Carbon credits and the transformative power of the blockchain

Carbon credits and the transformative power of the blockchain

Sunday 19 March 2023 12:54

Blockchain technology is used to help create a more transparent and efficient carbon credit market. The demand for carbon credits has grown significantly with the increasing focus on mitigating climate change and reducing carbon emissions.

However, the existing carbon credit market is fragmented and lacks acuity, making it difficult for buyers and sellers to navigate. Can blockchain technology be used to create a more transparent and efficient carbon credit market?

Also known as carbon offsets, carbon credits allow the owner to emit an equivalent amount of tons of carbon dioxide or other greenhouse gases.

According to Coherent Market Insights, the global carbon credit market is expected to reach USD 2,407.8 billion by 2027, a CAGR of 30.7% between 2020 and 2027.

The last time the world saw a significant drop in carbon emissions was during the Covid-19 pandemic’s global shutdown. Emissions in 2021 increased to 36.3 gigatonnes. Global energy-related carbon dioxide emissions increased by 6% in 2021 to 36.3 billion tonnes, the highest level ever, and to combat this the UN has created carbon credits as a temporary measure until the end of 2023.

The value of the carbon offset market is estimated to exceed $500 billion by 2050

Source: Bloomberg

There are two carbon credit markets: voluntary and compliance – the latter enforced by world governments.

The value of the global carbon credit market reached $850 billion in 2021 (an increase of 164% from 2020), and the current top players in the compliance market are Europe, the United States, and China. In particular, risks and challenges in the carbon credit compliance market are mostly related to policy changes and failures and geopolitical tensions; interestingly, the voluntary carbon market reached $2 billion in 2021, having already quadrupled in size in 2020.

However, trust is an issue with the voluntary carbon market, given a general lack of transparency in MRV (measuring, reporting and verification), potential for fraud and low-quality carbon offset credits. Considering blockchain-powered platforms provide greater transparency, and therefore trust, it is hardly surprising that blockchains are being used more and more in this market.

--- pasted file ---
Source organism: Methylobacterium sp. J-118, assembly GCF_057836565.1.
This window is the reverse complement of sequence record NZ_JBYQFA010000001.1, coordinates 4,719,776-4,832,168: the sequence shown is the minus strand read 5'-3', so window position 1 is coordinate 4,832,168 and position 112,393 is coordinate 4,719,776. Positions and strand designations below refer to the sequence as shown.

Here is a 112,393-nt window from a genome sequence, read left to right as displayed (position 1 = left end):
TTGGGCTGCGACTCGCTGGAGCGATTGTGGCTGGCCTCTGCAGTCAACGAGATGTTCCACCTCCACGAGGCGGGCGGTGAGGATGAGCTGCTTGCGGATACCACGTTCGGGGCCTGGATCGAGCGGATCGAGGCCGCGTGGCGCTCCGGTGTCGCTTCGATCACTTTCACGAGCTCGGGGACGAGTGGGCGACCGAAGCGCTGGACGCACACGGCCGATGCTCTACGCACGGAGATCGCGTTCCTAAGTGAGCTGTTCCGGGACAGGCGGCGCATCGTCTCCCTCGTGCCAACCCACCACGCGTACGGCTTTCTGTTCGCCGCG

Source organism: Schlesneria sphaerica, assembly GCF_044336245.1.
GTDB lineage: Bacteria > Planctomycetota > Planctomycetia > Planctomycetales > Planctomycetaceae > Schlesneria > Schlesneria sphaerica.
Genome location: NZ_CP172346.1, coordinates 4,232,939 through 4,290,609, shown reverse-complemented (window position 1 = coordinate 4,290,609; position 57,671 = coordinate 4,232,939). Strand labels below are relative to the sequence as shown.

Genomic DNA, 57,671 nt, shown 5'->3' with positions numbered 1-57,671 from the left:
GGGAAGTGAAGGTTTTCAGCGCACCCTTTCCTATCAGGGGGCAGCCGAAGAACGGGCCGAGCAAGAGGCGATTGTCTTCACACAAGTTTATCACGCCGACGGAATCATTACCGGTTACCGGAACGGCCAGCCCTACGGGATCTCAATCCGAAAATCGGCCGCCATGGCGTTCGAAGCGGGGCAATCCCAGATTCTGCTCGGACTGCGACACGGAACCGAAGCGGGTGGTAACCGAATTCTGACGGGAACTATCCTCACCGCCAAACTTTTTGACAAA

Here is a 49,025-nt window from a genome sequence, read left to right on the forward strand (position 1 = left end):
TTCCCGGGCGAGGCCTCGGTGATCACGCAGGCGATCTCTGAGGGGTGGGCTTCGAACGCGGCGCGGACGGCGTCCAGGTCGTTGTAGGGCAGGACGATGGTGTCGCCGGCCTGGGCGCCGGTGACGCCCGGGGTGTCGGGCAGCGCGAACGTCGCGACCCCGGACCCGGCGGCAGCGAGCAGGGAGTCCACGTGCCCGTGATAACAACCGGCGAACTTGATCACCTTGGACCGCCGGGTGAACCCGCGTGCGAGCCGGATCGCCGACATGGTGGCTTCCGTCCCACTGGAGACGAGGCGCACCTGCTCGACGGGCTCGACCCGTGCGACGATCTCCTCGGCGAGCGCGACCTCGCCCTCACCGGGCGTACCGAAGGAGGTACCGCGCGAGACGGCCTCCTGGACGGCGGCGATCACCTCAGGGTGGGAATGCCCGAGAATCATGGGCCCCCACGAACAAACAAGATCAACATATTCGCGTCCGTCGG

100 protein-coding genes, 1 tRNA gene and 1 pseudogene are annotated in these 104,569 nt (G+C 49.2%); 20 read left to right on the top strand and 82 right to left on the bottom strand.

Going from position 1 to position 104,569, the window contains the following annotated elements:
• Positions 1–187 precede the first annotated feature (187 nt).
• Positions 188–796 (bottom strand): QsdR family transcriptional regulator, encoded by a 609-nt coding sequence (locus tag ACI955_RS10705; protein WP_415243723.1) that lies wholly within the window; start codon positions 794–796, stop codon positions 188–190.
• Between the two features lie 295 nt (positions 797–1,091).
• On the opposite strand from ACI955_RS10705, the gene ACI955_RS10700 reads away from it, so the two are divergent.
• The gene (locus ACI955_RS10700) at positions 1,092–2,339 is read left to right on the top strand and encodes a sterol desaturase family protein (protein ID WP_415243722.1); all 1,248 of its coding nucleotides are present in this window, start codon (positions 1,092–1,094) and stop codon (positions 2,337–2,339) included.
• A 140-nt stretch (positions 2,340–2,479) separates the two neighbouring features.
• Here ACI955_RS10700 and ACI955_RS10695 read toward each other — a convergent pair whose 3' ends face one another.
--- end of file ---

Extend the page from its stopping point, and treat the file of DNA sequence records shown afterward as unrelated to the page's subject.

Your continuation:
See also  Oasys Launches Decentralized Governance Framework to Drive Blockchain Gaming Growth | News from Taiwan

UK blockchain carbon offset platform, Carbonplace, has raised $45 million and uses distributed ledger technology (DLT) to provide a settlement network for carbon credits, ensuring simultaneous transfer of credit ownership and payment.

Furthermore, by turning credits into tokens, the World Bank’s division International Finance Corporation (IFC) is looking to create a fund and thus encourage more capital to trade carbon credits. As the carbon credits are converted into digital assets on the Chai blockchain, they will be tracked

The World Bank’s “Climate Warehouse”.

Nevertheless, while there are many other players in the industry, blockchain adoption (as a solution to various carbon credit problems) has limitations.

Blockchains are little more than Excel spreadsheets on steroids – which hold and enable data to be shared cryptographically.

Blockchains cannot determine how true the emission reductions that come with carbon credits are. They are also unable to verify the claims of credit sellers regarding the lifetime of credits, although one company that wants to tackle such challenges is Sunified, as it records the generation of energy every 30 seconds.

Thus providing evidence that the electrons were generated via solar or wind turbines. Sunified’s blockchain-powered platform also keeps track of the time and location of when and where the stream was created. Another example is a company called [email protected], which uses NFTs to record the planting of trees, creating a token for each tree planted (geo-located and monitored using satellites) – such information is important when it comes to having the opportunity to receive carbon credits.